There’s more to see...
Sign up to discover and save different things to try in 2015.
Visit Site
  • Shifting Pins

    The ancient Egyptians, Greeks, Etruscans and Romans all used animal-shaped waterspouts. During the 12th century, when gargoyles appeared in Europe, the Roman Catholic Church was growing stronger and converting many new people.

  • KC Martin

    Gargoyles - Google Search

  • Stormy Luna ♐

    Lion Gargoyle at Cathedral Saint-Etienne de Meaux

  • Margaret

    Cathedral Saint-Etienne de Meaux. "Lions were the most common non-native animal crafted as a gargoyle in the medieval period. ... became the symbol of pride, one of the 7 deadly sins. The lion was by far the most popular non-European animal to be used on churches and cathedrals in the middle ages. They were popular as gargoyles during older times (Pompeii is full of them) and they had symbolized the sun, with the golden mane representing the solar wreath of our life giving star."

  • Homeschool 101

    Gargoyle in the form of a lion, Cathedral Saint Etienne de Meaux, France

  • Θ Liane Marie Θ

    In architecture, a gargoyle is a carved stone grotesque, usually made of granite, with a spout designed to convey water from a roof and away from the side of a building thereby preventing rainwater from running down masonry walls and eroding the mortar between. Architects often used multiple gargoyles on buildings to divide the flow of rainwater off the roof to minimize the potential damage from a rainstorm.

Related Pins

Monkeys were seen as what happened to humans when nature went awry. They were thought to be stupid creatures, and their intelligence was by leanna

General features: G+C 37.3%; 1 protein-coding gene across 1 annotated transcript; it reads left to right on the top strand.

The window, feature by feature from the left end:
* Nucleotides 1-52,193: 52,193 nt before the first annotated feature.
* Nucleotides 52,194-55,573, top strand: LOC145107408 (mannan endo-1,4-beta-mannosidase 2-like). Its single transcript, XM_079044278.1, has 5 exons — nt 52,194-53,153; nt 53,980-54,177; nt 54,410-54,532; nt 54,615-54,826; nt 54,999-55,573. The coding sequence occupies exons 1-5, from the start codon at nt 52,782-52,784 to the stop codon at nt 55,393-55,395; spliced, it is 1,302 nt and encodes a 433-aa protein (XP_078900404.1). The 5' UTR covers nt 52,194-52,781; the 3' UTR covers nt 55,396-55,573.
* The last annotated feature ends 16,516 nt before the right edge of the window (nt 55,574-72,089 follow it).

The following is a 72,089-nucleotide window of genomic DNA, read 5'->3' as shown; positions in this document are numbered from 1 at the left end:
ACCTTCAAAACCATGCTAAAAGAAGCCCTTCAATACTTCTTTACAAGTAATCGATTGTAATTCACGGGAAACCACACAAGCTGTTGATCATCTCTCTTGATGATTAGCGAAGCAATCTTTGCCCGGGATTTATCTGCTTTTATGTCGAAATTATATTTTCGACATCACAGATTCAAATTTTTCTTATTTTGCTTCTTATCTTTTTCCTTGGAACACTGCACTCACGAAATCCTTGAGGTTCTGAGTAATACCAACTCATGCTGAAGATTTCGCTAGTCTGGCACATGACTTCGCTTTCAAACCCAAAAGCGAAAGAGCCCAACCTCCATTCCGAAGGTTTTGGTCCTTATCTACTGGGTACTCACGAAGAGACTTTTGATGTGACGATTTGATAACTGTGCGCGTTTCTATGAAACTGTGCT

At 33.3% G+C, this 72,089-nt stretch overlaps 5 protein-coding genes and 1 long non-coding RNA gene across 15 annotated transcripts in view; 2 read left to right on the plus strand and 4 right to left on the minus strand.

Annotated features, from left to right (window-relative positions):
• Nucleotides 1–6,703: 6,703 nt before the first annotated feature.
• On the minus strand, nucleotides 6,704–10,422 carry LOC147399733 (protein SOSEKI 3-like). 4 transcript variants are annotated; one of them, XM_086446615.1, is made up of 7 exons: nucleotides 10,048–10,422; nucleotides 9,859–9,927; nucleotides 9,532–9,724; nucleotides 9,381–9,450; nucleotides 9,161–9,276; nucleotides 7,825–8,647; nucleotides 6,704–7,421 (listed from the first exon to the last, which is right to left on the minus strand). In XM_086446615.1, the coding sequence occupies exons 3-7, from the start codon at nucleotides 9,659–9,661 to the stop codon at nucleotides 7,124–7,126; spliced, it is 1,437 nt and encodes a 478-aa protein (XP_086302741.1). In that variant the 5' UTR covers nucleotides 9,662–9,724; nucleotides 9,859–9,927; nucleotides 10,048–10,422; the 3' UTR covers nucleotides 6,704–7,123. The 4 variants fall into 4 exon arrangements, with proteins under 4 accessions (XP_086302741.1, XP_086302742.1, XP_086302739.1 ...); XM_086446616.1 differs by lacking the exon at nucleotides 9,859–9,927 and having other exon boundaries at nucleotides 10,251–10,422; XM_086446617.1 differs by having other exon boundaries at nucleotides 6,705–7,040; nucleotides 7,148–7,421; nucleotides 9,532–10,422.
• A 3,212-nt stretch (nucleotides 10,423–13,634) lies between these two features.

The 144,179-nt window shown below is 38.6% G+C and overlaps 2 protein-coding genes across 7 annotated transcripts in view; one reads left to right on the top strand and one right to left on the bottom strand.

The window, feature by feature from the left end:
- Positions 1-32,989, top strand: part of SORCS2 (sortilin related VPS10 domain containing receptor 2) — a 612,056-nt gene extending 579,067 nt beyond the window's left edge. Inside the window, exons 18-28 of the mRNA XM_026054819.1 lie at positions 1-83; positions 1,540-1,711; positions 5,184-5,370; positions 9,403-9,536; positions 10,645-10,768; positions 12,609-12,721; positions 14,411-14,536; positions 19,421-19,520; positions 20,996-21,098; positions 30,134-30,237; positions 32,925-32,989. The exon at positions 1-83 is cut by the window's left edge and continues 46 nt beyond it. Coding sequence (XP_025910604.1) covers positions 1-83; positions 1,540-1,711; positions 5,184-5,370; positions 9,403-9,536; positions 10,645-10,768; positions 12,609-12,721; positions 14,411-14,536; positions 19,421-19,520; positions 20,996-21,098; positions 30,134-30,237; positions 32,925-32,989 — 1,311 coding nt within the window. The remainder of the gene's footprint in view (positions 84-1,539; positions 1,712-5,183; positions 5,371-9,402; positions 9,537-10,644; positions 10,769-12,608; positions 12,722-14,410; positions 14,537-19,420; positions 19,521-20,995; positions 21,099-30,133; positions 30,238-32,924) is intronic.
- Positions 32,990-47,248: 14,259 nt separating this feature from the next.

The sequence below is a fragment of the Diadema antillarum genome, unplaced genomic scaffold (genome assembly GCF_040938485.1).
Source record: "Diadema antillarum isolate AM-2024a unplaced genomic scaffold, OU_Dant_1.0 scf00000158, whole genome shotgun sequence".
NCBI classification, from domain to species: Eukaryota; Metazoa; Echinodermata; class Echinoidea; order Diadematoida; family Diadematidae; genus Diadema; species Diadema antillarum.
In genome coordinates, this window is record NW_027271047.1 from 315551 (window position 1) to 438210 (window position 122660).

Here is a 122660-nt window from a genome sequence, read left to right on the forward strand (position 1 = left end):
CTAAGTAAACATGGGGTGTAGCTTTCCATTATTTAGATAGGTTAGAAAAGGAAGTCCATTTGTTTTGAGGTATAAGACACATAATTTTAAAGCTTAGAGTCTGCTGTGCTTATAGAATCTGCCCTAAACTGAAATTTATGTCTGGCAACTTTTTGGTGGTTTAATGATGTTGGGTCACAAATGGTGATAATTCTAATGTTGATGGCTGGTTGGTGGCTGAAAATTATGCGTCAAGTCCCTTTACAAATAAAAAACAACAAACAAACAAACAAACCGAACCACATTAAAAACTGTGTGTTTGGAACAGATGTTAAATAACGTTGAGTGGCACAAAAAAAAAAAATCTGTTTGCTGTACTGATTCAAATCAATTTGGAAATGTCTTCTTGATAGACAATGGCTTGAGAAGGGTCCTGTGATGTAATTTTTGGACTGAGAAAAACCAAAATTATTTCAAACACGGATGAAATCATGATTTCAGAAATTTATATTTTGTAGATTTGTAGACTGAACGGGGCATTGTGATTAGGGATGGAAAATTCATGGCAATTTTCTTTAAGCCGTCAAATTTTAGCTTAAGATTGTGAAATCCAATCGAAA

In architecture, a gargoyle is a carved stone grotesque with a spout designed to convey water from a roof and away from the side of a building. Preventing rainwater from running down masonry walls is important because running water erodes the mortar between the stone blocks.

Although the wolf was a feared creature in medieval times, it was also respected. Wolves have the ability to live and cooperate as a pack which gave rise to the metaphor that a wolf could be a leader of a pack and protect the members. This was linked to priests who would fight off the evil of the Devil for the common folk. The wolf was also linked to the deadly sin of greed.

A lion gargoyle on the Cathedrale de Meaux. Gargoyles were used to do many things in the Gothic or early to middle ages. Architechics used them to run water off the complex roof lines when it rained. Church officials used them as a tool to intimadate the commoners "to ward off evil spirits"


Grotesques Overlooking Paris (from Notre Dame). They are mostly mid-19th century works inspired by medieval ones.

Gargoyle, Cathédrale de Moulins, France

Paris - Île de la Cité: Cathédrale Notre-Dame de Paris - Gargoyle by wallyg, via Flickr

les gargouilles de la cathédrale de Strasbourg

Cathedral Gargoyles | Prague gothic cathedral gargoyle | Flickr - Photo Sharing!

Large eagle as gargoyle on the Saint Rumbolds Cathedral in Mechelen, Belgium A powerful bird who was said to be able to slay dragons. Eagles were respected for their ability to see far away objects, and were also said to renew themselves by looking into the sun (accounting for the glint always seen in the eagleÕs eye in paintings).

Gremlins gargoyle at Saint-Jean-de-Boiseau